I’ve always liked the idea of chess, I just was never very good at it.
What’s not to like? You have the classic board, these lovely little pieces doing battle. You can project almost anything onto the board, be it the calculating tactician moving his pieces across the map of disputed territories or the tangled love affairs of two families at war for the same crown.
My folks had a chess set, old even when I was a kid. It’s pictured here after its resurrection from the depths of the basement. Faintly stamped on the inside of the folding chessboard is the phrase ‘Made in Poland’ and it’s honest to goodness metal used for both the hinges and the hook that holds it closed. The pieces appear to be hand carved, only in that they are irregular, with different widths and different angles of cuts that make up the faces of all of the pieces, down to their little green felt bottoms.
The book pictured with the chess set is Logical Chess, a Viable Paradise book recommendation by the esteemed Jim MacDonald. His lecture on writing was framed in metaphor, and chess was one of them — for conceptualizing your story, understanding that every move a protagonist makes results in a reaction, and vice versa. Your novel is made of these pieces, and in the vein of good chess, you only move the pieces you need to move and you always think in terms of the longer game.
And since I need very little prodding to buy books, and since I remembered loving chess (or at least the idea of chess), picking up the book was a no brainer. I’m going through each game the book describes, moving the pieces along as I read. It both relaxing and invigorating as much as it is educational.
However, another metaphor reared its head while playing, one that has amused me to no end and has made me mindful about other stuff, particularly my ego and especially about persistence.
When I was a kid, I played chess never thinking beyond the immediate move — and that usually meant I lost the game. I had this inexplicable and unfounded belief that if I played wildly, without care, that somehow this undiscovered raw talent for chess would emerge and I would start winning games. Become, suddenly and with no real effort, good. The fact that it never happened that way was only a minor deterrent at first. When it kept not happening, when my inner chess-savant simply refused to present itself, I stopped playing.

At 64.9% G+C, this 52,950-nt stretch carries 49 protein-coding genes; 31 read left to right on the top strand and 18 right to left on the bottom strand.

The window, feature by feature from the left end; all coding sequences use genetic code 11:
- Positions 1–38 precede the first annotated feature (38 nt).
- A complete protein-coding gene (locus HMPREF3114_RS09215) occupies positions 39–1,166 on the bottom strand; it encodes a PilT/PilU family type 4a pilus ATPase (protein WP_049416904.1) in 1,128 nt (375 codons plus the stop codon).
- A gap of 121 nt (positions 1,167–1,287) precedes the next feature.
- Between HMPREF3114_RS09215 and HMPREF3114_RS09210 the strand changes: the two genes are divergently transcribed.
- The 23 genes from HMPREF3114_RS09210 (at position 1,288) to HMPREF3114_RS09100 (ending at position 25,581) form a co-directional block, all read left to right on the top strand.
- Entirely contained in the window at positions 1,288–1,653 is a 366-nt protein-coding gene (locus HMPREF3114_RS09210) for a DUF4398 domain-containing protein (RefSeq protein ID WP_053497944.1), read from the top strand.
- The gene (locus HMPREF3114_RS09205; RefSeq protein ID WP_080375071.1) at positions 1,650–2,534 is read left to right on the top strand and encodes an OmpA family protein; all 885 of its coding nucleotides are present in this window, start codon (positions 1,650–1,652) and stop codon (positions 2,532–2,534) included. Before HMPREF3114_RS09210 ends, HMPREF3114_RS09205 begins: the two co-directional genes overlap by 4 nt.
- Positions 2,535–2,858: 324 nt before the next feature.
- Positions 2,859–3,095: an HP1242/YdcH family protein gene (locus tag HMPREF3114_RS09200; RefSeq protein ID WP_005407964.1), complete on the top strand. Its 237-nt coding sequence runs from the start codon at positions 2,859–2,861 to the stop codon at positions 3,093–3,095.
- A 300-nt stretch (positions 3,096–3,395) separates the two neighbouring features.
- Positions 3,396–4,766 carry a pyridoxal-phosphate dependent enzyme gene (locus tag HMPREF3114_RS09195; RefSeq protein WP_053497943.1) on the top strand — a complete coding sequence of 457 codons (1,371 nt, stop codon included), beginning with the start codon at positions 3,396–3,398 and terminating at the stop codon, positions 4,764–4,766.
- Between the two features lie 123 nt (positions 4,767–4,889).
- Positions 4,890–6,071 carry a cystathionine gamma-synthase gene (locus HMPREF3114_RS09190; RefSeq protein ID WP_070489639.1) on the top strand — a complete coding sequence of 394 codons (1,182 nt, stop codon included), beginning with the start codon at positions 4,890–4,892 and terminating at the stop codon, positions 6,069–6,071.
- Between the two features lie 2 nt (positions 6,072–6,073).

Flash forward to present day, where my hand was poised over the Queen when the little thunderbolt of awareness hit me — that was how I thought about my writing back in the day! That it would all just stream out of me, perfect, if I was meant to do it.
I chalk that up to being a bright kid. (EGO!) When I was in grade school, stuff came easily to me. I didn’t have to work for it and I got praised by parents and teachers alike. If I came up against something I wasn’t naturally good at, I would think there was no point in applying myself towards something I showed no aptitude in. As a result, I developed poor work habits. Eventually there came a time when the stuff I was good at needed more out of me then what I’d needed to provide up until then — and I checked out, even with writing. Maybe I shouldn’t be writing, I thought, since it’s not coming to me naturally.
Like it was magic or something, girl? Sheesh. Oh, the funny lies we tell ourselves.
So there I was the other day, thumbing through the chess book to learn the code to understand what the hell Qxg6+ means*, remembering how I thought as a kid that I should just have this innate talent for the game and instead I got so frustrated I stopped playing altogether — and BOOM, the object lesson clicked into place.
I had mostly learned that lesson with respect to writing about five years ago when I started taking writing seriously and realizing it would be a long apprenticeship. But the wider cause and effect didn’t occur to me until that moment. I felt a little foolish for a few minutes, then picked up the Queen and went on to the next game.
I’m still terrible at chess. A third of the way through the book that demonstrates using the greatest chess matches of the last hundred plus years and my computer will still soundly spank my ass if we play head-to-head. But I’m learning. Even when you lose, even when you don’t make the thing you set out to make, you learn.
Humble, stubborn persistence is a skill we must learn, sooner or later. Probably the most important skill.
* The Queen takes the piece currently on square G6 and puts the opposing King in a state of Check.